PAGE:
Sports: America’s Pastime. Some would argue that that title goes exclusively to the MLB, the harbingers of baseball throughout the twentieth century. The NFL might say otherwise, though, since American football has put up the highest viewership numbers for decades. “But what about basketball?” you say as you throw on your Warriors gear for the upcoming NBA final against the Boston Celtics. LeBron’s salary alone would make you think that basketball players are the most important athletes this country has to offer. And then there’s hockey, the small but mighty faction of athletes in the NHL who prefer the highs and lows of gliding and punching in an arena so quietly attentive that you could hear a pin drop.
These sports, represented by their American (and some Canadian) teams of the NFL, NBA, MLB, and NHL, are what make up large swatches of the American sports-centric culture. These four leagues are the ones we tune into every Sunday in the fall, every afternoon in November, and every evening in June (as well as every morning, afternoon, and evening throughout the entire calendar year). Fantasy pools made of real money pepper offices, schools, and even family units, and “root for the home team” has become a mantra for every major metropolitan area. Sports are an inescapable part of the American lifestyle. Hell, you’ve probably played some, if not all of these, at some point in your lifetime. And though many of us have our favorites (Nia bleeds black and gold for the Pittsburgh Steelers while Trent lives and dies by the black and orange of the San Francisco Giants), it’s hard to know which sport we, as a society, think is really the best.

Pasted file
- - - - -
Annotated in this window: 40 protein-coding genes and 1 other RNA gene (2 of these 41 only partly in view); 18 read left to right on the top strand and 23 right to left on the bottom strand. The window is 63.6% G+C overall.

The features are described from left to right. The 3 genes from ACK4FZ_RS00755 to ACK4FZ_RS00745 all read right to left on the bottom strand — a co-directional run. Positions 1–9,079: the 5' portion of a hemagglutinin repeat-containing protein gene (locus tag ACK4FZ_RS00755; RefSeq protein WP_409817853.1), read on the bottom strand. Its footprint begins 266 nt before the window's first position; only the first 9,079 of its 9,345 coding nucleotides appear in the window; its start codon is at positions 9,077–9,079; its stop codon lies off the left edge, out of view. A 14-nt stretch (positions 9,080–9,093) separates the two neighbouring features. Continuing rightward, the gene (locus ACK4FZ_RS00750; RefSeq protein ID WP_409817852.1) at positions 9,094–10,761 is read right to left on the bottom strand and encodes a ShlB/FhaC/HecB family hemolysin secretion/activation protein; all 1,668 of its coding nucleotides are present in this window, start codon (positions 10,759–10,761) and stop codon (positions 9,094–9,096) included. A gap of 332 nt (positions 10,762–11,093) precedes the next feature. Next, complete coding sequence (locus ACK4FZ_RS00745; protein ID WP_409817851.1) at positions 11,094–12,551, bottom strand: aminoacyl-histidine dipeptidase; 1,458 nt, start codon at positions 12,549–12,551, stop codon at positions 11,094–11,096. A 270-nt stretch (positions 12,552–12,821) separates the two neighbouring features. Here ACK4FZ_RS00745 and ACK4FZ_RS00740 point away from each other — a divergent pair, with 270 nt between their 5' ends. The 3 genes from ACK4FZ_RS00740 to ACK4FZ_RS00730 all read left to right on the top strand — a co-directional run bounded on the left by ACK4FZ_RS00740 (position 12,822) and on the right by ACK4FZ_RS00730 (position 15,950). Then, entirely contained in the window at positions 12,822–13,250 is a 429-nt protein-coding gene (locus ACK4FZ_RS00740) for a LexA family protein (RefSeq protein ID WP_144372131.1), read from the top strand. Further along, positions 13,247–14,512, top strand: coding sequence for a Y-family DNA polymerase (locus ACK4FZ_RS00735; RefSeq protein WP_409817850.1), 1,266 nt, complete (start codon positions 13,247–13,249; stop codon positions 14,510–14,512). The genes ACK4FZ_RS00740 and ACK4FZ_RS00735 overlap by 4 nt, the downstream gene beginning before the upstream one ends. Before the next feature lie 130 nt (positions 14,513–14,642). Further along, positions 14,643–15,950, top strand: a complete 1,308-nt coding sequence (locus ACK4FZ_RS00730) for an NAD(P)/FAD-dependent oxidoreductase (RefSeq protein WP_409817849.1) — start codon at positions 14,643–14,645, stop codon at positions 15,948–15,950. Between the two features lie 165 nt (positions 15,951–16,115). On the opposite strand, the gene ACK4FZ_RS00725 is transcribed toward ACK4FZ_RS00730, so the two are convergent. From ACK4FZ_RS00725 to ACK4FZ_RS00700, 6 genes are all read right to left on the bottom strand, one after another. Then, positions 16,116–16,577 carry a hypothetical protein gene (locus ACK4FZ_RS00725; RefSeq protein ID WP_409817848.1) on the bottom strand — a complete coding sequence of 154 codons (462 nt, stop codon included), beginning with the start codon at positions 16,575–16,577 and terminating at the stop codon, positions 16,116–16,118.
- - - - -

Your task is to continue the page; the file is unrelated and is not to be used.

So, as always, we’re asking you. A lot of the pop culture we cover on The Tournament Podcast is fun. We’ve all got opinions on movies and TV and music, but at the end of the day, art is subjective, and we all know that arguing over it is all for the sake of silly entertainment. But sports are real. There’s something to be said for sports’ obsession with statistics (it’s how we ranked these leagues in the first place), and very real people have very much lost their lives rooting for the teams they love. If sport is friendly competition, then sport fandom is a harsh and occasionally violent battlefield. There’s no messing around with these leagues, and we know you must have your loyalties that would make you pick one over the other (or one over three others).
The choice is yours. Are you willing to virtually die for your favorite team on the merits of the sport in which they thrive? There’s only one way to prove yourself: Vote here.
Final Four: Monday 5/30, Tuesday 5/31, Wednesday 6/1
Championship: Thursday 6/2, Friday 6/3, Saturday 6/4